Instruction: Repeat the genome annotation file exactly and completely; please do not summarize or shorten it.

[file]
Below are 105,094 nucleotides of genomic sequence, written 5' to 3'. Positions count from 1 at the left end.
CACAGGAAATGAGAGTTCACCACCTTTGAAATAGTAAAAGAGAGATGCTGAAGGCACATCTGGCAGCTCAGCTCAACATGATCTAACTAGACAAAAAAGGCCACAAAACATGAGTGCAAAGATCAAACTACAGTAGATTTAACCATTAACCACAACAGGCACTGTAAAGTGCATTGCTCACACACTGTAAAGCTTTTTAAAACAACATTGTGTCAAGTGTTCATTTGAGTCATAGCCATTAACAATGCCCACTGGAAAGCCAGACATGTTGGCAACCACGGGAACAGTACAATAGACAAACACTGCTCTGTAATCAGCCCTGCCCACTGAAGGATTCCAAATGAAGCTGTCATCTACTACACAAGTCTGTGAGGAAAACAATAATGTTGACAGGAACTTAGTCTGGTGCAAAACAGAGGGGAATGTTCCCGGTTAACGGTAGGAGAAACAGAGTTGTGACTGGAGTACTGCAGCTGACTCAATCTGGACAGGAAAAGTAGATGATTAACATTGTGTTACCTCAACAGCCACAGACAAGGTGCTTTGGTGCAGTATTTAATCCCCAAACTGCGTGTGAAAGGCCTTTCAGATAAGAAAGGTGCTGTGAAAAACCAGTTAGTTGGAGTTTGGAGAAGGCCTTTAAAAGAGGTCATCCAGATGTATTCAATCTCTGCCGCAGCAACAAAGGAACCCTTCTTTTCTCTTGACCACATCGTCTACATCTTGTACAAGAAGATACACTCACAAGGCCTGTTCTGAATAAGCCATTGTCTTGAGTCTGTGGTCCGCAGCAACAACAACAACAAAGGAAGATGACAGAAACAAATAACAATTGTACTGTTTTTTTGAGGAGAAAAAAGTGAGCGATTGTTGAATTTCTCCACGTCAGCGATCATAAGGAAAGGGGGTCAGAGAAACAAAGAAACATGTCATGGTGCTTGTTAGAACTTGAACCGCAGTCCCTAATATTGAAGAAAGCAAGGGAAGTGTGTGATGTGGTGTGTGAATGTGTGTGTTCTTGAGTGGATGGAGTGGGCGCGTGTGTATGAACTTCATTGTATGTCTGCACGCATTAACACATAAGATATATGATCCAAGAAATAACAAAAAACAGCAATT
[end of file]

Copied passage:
Below are 105,094 nucleotides of genomic sequence, written 5' to 3'. Positions count from 1 at the left end.
CACAGGAAATGAGAGTTCACCACCTTTGAAATAGTAAAAGAGAGATGCTGAAGGCACATCTGGCAGCTCAGCTCAACATGATCTAACTAGACAAAAAAGGCCACAAAACATGAGTGCAAAGATCAAACTACAGTAGATTTAACCATTAACCACAACAGGCACTGTAAAGTGCATTGCTCACACACTGTAAAGCTTTTTAAAACAACATTGTGTCAAGTGTTCATTTGAGTCATAGCCATTAACAATGCCCACTGGAAAGCCAGACATGTTGGCAACCACGGGAACAGTACAATAGACAAACACTGCTCTGTAATCAGCCCTGCCCACTGAAGGATTCCAAATGAAGCTGTCATCTACTACACAAGTCTGTGAGGAAAACAATAATGTTGACAGGAACTTAGTCTGGTGCAAAACAGAGGGGAATGTTCCCGGTTAACGGTAGGAGAAACAGAGTTGTGACTGGAGTACTGCAGCTGACTCAATCTGGACAGGAAAAGTAGATGATTAACATTGTGTTACCTCAACAGCCACAGACAAGGTGCTTTGGTGCAGTATTTAATCCCCAAACTGCGTGTGAAAGGCCTTTCAGATAAGAAAGGTGCTGTGAAAAACCAGTTAGTTGGAGTTTGGAGAAGGCCTTTAAAAGAGGTCATCCAGATGTATTCAATCTCTGCCGCAGCAACAAAGGAACCCTTCTTTTCTCTTGACCACATCGTCTACATCTTGTACAAGAAGATACACTCACAAGGCCTGTTCTGAATAAGCCATTGTCTTGAGTCTGTGGTCCGCAGCAACAACAACAACAAAGGAAGATGACAGAAACAAATAACAATTGTACTGTTTTTTTGAGGAGAAAAAAGTGAGCGATTGTTGAATTTCTCCACGTCAGCGATCATAAGGAAAGGGGGTCAGAGAAACAAAGAAACATGTCATGGTGCTTGTTAGAACTTGAACCGCAGTCCCTAATATTGAAGAAAGCAAGGGAAGTGTGTGATGTGGTGTGTGAATGTGTGTGTTCTTGAGTGGATGGAGTGGGCGCGTGTGTATGAACTTCATTGTATGTCTGCACGCATTAACACATAAGATATATGATCCAAGAAATAACAAAAAACAGCAATT